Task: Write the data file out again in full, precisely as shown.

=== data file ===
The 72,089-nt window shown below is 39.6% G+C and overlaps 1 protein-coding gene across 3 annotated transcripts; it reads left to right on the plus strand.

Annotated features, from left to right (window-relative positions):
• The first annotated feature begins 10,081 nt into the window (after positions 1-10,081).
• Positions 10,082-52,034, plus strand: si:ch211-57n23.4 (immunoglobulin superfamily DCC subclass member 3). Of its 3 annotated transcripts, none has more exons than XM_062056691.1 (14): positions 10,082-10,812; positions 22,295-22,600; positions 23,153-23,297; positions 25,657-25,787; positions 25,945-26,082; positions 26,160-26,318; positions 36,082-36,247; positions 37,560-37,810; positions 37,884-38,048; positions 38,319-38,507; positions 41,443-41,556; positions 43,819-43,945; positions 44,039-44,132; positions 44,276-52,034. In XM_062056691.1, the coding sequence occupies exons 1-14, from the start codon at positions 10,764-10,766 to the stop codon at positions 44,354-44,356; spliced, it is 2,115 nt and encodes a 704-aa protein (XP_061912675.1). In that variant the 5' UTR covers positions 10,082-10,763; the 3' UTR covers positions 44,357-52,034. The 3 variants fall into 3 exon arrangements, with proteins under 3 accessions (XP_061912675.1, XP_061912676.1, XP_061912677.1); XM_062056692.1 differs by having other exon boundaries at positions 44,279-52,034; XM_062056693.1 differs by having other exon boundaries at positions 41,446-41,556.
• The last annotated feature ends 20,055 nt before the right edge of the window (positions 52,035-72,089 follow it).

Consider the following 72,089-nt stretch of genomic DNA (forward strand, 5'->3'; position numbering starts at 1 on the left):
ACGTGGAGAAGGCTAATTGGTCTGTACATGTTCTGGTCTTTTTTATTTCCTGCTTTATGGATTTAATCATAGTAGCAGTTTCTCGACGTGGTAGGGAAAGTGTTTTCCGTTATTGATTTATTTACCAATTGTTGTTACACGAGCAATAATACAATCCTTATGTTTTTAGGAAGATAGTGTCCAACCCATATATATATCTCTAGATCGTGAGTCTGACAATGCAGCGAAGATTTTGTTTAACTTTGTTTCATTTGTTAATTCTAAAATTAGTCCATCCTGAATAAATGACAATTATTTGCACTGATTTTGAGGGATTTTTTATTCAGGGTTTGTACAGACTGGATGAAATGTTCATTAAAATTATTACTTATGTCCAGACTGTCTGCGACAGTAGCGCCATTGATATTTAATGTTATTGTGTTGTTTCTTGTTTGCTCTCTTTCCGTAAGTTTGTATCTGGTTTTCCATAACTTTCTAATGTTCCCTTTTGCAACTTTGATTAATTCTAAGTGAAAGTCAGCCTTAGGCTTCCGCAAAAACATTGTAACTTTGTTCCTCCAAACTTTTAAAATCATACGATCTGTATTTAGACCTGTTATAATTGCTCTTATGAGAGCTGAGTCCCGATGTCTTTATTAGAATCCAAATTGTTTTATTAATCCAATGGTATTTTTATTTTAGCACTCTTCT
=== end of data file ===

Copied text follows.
The 72,089-nt window shown below is 39.6% G+C and overlaps 1 protein-coding gene across 3 annotated transcripts; it reads left to right on the plus strand.

Annotated features, from left to right (window-relative positions):
• The first annotated feature begins 10,081 nt into the window (after positions 1-10,081).
• Positions 10,082-52,034, plus strand: si:ch211-57n23.4 (immunoglobulin superfamily DCC subclass member 3). Of its 3 annotated transcripts, none has more exons than XM_062056691.1 (14): positions 10,082-10,812; positions 22,295-22,600; positions 23,153-23,297; positions 25,657-25,787; positions 25,945-26,082; positions 26,160-26,318; positions 36,082-36,247; positions 37,560-37,810; positions 37,884-38,048; positions 38,319-38,507; positions 41,443-41,556; positions 43,819-43,945; positions 44,039-44,132; positions 44,276-52,034. In XM_062056691.1, the coding sequence occupies exons 1-14, from the start codon at positions 10,764-10,766 to the stop codon at positions 44,354-44,356; spliced, it is 2,115 nt and encodes a 704-aa protein (XP_061912675.1). In that variant the 5' UTR covers positions 10,082-10,763; the 3' UTR covers positions 44,357-52,034. The 3 variants fall into 3 exon arrangements, with proteins under 3 accessions (XP_061912675.1, XP_061912676.1, XP_061912677.1); XM_062056692.1 differs by having other exon boundaries at positions 44,279-52,034; XM_062056693.1 differs by having other exon boundaries at positions 41,446-41,556.
• The last annotated feature ends 20,055 nt before the right edge of the window (positions 52,035-72,089 follow it).

Consider the following 72,089-nt stretch of genomic DNA (forward strand, 5'->3'; position numbering starts at 1 on the left):
ACGTGGAGAAGGCTAATTGGTCTGTACATGTTCTGGTCTTTTTTATTTCCTGCTTTATGGATTTAATCATAGTAGCAGTTTCTCGACGTGGTAGGGAAAGTGTTTTCCGTTATTGATTTATTTACCAATTGTTGTTACACGAGCAATAATACAATCCTTATGTTTTTAGGAAGATAGTGTCCAACCCATATATATATCTCTAGATCGTGAGTCTGACAATGCAGCGAAGATTTTGTTTAACTTTGTTTCATTTGTTAATTCTAAAATTAGTCCATCCTGAATAAATGACAATTATTTGCACTGATTTTGAGGGATTTTTTATTCAGGGTTTGTACAGACTGGATGAAATGTTCATTAAAATTATTACTTATGTCCAGACTGTCTGCGACAGTAGCGCCATTGATATTTAATGTTATTGTGTTGTTTCTTGTTTGCTCTCTTTCCGTAAGTTTGTATCTGGTTTTCCATAACTTTCTAATGTTCCCTTTTGCAACTTTGATTAATTCTAAGTGAAAGTCAGCCTTAGGCTTCCGCAAAAACATTGTAACTTTGTTCCTCCAAACTTTTAAAATCATACGATCTGTATTTAGACCTGTTATAATTGCTCTTATGAGAGCTGAGTCCCGATGTCTTTATTAGAATCCAAATTGTTTTATTAATCCAATGGTATTTTTATTTTAGCACTCTTCT